McKinsey says Canadians are twice as likely as US citizens to subscribe to broadband. This despite the fact that, according to McKinsey, roughly the same percentage of households have access to broadband in Canada (89%) and the US (87%).

I first looked at this issue Monday, when Ipsos-Reid released broadband penetration numbers for Canada and the US, but I didn’t have the access data, so it wasn’t clear whether that was the reason for the difference.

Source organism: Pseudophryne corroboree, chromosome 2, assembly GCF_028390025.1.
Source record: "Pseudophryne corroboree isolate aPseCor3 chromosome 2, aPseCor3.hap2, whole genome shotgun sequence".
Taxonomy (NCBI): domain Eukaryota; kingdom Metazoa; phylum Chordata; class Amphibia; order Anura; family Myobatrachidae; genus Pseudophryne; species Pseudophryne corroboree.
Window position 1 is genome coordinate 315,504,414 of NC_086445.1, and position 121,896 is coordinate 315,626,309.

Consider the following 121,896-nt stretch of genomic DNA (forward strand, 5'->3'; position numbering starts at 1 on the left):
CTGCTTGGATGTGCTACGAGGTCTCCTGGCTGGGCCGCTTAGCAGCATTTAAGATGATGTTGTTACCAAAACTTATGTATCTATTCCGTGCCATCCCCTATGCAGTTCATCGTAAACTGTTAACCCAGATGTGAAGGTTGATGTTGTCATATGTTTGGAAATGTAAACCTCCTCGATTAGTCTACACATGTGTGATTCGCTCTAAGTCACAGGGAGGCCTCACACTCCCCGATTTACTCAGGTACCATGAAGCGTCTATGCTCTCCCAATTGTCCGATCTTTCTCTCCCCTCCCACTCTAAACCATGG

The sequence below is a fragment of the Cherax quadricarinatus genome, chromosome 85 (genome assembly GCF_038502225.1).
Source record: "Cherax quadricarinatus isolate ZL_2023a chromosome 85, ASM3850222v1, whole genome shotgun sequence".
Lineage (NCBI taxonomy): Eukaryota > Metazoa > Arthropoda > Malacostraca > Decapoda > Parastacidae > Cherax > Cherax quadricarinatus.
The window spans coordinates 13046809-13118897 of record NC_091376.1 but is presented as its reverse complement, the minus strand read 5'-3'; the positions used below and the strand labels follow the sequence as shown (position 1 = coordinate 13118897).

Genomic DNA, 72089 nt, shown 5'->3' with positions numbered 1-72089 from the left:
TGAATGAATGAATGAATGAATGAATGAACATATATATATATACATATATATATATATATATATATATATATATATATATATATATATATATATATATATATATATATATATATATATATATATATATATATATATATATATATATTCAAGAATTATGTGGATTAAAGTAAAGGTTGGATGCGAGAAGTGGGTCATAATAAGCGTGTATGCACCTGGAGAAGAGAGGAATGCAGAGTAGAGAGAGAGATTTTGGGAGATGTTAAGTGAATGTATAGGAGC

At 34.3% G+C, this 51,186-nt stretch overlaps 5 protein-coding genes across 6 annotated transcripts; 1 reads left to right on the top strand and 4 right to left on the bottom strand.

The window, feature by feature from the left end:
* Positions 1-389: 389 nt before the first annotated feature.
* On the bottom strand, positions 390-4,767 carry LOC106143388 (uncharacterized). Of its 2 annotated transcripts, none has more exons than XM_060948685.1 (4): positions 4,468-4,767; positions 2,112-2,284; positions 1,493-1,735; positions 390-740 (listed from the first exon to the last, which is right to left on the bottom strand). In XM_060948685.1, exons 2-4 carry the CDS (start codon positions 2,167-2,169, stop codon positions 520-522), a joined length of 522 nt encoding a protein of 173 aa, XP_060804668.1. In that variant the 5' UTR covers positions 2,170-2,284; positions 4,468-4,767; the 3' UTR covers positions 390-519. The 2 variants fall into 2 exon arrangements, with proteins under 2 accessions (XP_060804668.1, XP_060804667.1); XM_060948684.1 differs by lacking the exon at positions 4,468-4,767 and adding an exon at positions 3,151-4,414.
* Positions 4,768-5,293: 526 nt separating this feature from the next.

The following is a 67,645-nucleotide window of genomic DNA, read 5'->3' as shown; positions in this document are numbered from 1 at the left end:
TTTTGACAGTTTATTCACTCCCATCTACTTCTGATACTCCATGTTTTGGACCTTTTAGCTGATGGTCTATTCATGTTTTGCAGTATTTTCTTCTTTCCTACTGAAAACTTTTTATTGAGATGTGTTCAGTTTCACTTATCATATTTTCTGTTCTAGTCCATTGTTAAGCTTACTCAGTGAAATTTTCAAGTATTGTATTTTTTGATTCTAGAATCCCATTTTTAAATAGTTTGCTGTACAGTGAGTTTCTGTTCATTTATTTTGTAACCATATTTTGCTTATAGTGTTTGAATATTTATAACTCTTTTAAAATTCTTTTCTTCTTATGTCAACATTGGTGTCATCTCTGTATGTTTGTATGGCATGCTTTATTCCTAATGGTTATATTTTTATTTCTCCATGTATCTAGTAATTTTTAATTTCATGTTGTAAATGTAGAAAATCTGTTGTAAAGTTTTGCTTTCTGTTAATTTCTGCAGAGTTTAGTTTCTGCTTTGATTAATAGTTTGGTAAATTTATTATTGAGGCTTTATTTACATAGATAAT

Interestingly, roughly the same percentage of online citizens of each country are interested in broadband (49% in the US and 54% in Canada). Also, the reasons for subscribing are about the same — speed, always-on connection, keeping the phone line open.

So, why are Canadian broadband providers getting so many more takers for their services?

NOTE: There are some problems with these two studies. McKinsey says that 43% of Canadian online households have broadband and Ipsos-Reid says 54%. McKinsey says 27% US online households have broadband and Ipsos-Reid says 34%. I can’t account for the discrepancy between the two firms, but the message is awfully clear.